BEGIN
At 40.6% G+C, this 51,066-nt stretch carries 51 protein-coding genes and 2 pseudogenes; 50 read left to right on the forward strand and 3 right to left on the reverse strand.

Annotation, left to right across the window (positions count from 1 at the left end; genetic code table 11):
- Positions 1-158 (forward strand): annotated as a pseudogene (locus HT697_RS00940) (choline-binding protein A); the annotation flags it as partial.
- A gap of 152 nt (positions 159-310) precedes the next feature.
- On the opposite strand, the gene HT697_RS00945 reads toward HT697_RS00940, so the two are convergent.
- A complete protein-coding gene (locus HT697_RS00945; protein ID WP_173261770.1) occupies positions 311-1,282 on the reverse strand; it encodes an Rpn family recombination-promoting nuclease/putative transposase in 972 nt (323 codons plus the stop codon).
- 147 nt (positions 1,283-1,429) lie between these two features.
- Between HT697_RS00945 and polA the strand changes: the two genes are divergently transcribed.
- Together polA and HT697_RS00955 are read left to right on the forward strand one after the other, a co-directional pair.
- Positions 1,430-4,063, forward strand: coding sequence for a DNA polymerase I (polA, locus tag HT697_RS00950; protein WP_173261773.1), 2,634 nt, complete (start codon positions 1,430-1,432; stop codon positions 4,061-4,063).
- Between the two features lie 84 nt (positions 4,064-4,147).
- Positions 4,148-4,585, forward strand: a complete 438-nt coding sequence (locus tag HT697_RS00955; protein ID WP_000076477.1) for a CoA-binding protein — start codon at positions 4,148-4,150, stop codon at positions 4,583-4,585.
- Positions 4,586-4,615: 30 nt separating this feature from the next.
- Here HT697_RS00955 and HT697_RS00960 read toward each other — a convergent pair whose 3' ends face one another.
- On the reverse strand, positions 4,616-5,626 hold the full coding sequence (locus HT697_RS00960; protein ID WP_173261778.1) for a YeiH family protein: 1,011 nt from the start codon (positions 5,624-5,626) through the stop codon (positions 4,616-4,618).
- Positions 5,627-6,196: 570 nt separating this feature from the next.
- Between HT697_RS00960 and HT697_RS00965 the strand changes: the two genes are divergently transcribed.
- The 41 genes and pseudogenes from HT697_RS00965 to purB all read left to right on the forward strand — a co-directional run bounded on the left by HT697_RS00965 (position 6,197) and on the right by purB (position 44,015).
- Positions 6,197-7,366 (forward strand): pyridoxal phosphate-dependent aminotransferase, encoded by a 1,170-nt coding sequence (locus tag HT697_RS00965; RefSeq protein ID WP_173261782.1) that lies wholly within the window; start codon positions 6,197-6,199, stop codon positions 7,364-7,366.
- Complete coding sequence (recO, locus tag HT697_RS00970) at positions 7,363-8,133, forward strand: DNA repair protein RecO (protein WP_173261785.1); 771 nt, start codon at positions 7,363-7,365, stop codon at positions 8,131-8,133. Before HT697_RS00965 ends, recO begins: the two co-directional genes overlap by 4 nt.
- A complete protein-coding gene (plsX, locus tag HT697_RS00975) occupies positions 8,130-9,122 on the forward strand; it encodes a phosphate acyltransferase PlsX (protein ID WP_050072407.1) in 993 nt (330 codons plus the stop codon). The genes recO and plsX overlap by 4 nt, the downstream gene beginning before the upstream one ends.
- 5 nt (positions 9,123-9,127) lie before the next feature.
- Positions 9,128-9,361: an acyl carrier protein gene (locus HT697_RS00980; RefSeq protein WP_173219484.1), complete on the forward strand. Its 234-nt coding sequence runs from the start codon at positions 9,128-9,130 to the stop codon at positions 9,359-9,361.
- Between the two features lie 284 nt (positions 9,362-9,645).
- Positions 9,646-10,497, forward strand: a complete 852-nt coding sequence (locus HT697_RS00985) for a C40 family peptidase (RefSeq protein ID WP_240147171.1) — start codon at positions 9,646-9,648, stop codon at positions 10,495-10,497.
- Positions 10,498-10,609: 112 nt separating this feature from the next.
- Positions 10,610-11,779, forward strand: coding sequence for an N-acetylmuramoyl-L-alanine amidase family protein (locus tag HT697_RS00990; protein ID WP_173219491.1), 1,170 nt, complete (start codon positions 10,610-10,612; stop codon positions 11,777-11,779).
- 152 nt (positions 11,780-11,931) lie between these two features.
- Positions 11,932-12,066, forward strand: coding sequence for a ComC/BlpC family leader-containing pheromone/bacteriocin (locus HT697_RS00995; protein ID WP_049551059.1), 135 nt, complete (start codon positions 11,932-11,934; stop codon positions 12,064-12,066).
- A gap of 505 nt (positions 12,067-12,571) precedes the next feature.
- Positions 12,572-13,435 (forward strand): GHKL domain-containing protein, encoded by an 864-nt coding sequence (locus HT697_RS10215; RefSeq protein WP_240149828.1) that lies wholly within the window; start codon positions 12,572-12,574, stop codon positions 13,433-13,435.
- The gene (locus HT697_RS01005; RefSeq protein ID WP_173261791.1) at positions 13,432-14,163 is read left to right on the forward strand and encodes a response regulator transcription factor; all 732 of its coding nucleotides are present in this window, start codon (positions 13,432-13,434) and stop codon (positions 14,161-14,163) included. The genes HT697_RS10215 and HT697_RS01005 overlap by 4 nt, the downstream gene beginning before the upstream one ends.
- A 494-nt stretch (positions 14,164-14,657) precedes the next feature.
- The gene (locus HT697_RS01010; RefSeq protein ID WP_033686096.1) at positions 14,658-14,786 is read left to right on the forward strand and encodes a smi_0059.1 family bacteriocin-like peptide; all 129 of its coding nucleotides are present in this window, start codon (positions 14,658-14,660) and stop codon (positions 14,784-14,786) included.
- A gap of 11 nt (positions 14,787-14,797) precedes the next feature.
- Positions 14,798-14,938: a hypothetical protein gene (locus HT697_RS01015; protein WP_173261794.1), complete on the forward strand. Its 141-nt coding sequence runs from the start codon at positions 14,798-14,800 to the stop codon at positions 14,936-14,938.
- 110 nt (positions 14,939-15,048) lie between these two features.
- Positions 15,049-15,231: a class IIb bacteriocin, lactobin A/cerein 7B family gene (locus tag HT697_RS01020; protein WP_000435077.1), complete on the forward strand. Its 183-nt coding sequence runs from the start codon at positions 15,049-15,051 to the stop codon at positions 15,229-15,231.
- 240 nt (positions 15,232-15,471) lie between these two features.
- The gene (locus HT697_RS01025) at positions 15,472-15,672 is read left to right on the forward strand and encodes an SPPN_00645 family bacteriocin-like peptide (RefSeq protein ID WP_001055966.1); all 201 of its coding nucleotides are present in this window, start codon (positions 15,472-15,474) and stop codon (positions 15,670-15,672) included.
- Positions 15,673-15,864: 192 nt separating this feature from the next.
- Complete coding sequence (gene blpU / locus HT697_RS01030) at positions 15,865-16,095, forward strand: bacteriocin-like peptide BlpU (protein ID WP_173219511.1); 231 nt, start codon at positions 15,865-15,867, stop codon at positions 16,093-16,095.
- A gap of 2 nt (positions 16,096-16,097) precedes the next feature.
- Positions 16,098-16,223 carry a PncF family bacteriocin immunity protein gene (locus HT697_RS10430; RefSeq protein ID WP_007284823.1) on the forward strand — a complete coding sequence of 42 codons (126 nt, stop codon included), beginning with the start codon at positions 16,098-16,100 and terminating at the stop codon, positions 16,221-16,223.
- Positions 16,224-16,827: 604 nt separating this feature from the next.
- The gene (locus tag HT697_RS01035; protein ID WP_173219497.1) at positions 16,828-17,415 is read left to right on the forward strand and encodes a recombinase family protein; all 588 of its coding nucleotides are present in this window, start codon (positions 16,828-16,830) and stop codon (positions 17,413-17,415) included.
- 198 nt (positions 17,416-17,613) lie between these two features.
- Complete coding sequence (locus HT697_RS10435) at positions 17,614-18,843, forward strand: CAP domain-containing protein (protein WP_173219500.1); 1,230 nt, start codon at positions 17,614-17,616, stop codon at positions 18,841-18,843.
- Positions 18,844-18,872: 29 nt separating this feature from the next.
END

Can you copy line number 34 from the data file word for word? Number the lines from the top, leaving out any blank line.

- The gene (locus HT697_RS01010; RefSeq protein ID WP_033686096.1) at positions 14,658-14,786 is read left to right on the forward strand and encodes a smi_0059.1 family bacteriocin-like peptide; all 129 of its coding nucleotides are present in this window, start codon (positions 14,658-14,660) and stop codon (positions 14,784-14,786) included.